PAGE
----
Don’t blame foreign investors for impacting the real estate market and elevating prices in Metro Vancouver, argues a new report from the British Columbia Real Estate Association.
“Recent news stories have focused on the foreign buyer segment of the market, concluding that foreign investors are unduly inflating home values and driving potential domestic buyers out of the housing market, especially those looking to purchase their first home,” the report reads.
“However, there is data and analyses from a number of sources that point to foreign investment as insufficient to impact a market as large and diverse as Metro Vancouver, save for a small segment of luxury homes.”
The report also alleges that land scarcity and densification policies in the Greater Vancouver Area has put significant pressure on single-detached home values, while highlighting that domestic investors are “three to four times more active in the region’s housing market than foreign investors.”
Many real estate agents are touting the advantages of foreign investment as a key reason for elevated house prices in Vancouver while highlighting the positive impacts they present to the economy.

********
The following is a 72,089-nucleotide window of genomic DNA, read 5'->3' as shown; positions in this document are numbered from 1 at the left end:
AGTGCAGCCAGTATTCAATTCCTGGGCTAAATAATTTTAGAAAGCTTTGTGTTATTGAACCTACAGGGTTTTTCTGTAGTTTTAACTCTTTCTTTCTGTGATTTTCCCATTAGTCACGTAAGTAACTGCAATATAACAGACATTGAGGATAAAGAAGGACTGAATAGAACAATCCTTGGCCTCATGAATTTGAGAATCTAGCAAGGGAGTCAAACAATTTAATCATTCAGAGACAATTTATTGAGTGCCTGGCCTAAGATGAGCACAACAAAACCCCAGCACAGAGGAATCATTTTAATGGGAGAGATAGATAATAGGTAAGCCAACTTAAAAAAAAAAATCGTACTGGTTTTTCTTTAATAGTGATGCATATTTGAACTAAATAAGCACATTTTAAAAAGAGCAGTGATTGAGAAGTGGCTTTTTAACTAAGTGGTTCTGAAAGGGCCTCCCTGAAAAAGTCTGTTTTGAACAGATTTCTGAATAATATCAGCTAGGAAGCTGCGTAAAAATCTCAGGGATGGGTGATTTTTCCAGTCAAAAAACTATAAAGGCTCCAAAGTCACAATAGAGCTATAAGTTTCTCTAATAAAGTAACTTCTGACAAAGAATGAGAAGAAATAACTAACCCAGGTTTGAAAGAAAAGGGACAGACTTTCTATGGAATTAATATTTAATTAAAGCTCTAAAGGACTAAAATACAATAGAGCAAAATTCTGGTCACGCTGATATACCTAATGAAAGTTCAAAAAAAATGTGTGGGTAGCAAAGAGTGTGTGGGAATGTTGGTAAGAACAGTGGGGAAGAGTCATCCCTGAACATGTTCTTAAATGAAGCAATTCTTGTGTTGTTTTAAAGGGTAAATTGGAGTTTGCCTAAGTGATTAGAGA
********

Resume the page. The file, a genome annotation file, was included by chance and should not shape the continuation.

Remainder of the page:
“I can only speak for West Vancouver and our market is driven by the Chinese buyer and they’re very astute people,” said Clarence Debelle, who focuses on foreign buyers.
“For every home I sell owned by a local person, they’re walking away with a lot more money than they would have four years ago. “It enhances their retirement and gives them more capital to leave for their children.”
However, other agents have been calling for a crackdown on foreign investment, pointing to a model used in Australia to keep the market from overheating.
“I think it’s something to consider because real estate is meant to serve local (populations), serve people who live in Canada,” says David Oey, an agent in Toronto, adding that an increase in foreign ownership could create a speculative market.
“It was the same question for mortgage rates five or six years ago,” he says. “Canada, being a leader in maintaining sound fiscal and financial policies, and we should continue that and consider these types of foreign ownership policies that could be beneficial for us.”
BCREA also questions the use of average home prices as an accurate yardstick for the market, noting 70 per cent of homes sold in Metro Vancouver in 2014 went for below the average of $738,000.
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